There is substantial overlap between the worlds of corporate finance and investment banking. Most elements of corporate finance are used in the daily operations of investment banks. The general field of corporate finance relates to optimizing a company’s capital structure, primarily via continual analysis of the financial securities that the company uses to fund its operations. Investment banks use the same models and theories and apply their knowledge and experience to help client companies maximize returns based on corporate finance decision-making.
Most of the basic principles of corporate finance revolve around fulfilling three basic functions: capital investing, financing and capital structure issues. Investing decisions involve financial modeling demonstrating the viability of potential investments, both with respect to specific projects and to bigger-picture investments such as acquisitions. Financing decisions involve analyzing various factors to determine whether to use debt or equity financing and to what extent. Capital structure optimization refers to the company’s overall use of debt and equity financing but also practices such as dividend issuances, stock buybacks and mergers and acquisitions. Investment bankers are well-versed in all of these matters.
Investment banking is extremely competitive and there are far more positions in general corporate finance than in investment banking, largely because investment banking represents one niche area within corporate finance. Investment banks typically recruit the brightest prospects from Ivy League schools, as well and medical doctors and engineers who work more effectively with biopharmaceutical and high-technology clients. Investment banking is viewed as an elite business activity, although competition from hedge funds, private equity firms and Silicon Valley has caused investment banking to lose some of its luster.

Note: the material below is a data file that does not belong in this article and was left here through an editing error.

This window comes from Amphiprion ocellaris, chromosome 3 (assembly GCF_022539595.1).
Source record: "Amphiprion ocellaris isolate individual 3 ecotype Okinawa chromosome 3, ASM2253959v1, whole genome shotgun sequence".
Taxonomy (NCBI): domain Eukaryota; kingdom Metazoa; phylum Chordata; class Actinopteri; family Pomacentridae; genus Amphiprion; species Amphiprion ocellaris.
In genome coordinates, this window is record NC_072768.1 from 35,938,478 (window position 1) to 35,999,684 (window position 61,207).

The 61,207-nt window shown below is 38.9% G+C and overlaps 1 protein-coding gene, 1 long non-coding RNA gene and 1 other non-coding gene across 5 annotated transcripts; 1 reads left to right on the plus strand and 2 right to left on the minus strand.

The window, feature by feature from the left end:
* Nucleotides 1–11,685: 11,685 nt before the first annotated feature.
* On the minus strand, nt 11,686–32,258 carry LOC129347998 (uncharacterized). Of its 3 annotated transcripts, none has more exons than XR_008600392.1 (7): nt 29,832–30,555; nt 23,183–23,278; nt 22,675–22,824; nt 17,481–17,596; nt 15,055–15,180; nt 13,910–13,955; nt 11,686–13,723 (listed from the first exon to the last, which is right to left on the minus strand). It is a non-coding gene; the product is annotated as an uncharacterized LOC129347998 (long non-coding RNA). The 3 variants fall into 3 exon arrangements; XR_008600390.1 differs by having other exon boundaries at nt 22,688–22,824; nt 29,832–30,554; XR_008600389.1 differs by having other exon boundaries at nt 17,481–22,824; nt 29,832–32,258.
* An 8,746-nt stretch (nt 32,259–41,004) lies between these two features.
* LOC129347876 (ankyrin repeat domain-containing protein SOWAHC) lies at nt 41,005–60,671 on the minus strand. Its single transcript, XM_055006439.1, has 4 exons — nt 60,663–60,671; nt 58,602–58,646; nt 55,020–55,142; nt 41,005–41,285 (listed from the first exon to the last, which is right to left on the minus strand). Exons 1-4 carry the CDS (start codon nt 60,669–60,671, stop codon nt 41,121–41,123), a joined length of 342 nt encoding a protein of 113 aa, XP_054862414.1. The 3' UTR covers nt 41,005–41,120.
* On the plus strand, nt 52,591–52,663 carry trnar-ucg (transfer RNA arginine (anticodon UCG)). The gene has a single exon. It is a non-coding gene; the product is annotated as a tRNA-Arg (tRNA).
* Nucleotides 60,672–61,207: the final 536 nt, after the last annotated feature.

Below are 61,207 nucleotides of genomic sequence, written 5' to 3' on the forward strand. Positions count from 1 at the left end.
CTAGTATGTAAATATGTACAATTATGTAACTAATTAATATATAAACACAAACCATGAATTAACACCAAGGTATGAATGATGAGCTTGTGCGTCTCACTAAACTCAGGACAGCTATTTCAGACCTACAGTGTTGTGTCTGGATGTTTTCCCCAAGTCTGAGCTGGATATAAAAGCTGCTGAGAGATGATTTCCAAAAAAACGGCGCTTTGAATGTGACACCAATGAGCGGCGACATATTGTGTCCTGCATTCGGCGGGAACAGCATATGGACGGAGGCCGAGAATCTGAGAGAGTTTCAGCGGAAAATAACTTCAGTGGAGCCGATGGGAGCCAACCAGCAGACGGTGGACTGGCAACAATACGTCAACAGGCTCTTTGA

Corporate finance involves financial analysis, forecasting and planning, business development and mergers and acquisitions. Professionals in corporate finance and in investment banking may both expect to generate models such as discounted cash flow analyses, capital asset pricing models, comparable security analyses and other complex financial analyses. Corporate finance involves more use of net present value analyses to make cost-benefit decisions regarding specific projects a company is considering undertaking. Investment bankers employ these models for underwriting securities offerings for clients, analyzing tender offers and providing fairness opinions on pending acquisitions. Most large private companies have merger and acquisition departments that identify and value targets for acquisitions, which is extremely similar to the investment banking function.
Investment banking services referred to as corporate finance work consist of merger and acquisition advisory work. This includes issuing fairness opinions, advising on buy- and sell-side transactions and leveraged buyouts, and advising activist shareholders and companies defending themselves from hostile takeovers. Investment bankers work closely with members of senior management in identifying targets for purchases, or potential suitors, structuring and negotiating transactions and arranging financing to fund merger-related activities. The largest Wall Street firms make use of top sell-side analysts when pitching this type of work. These are the analysts that issue buy, sell and hold recommendations and that have high levels of industry expertise.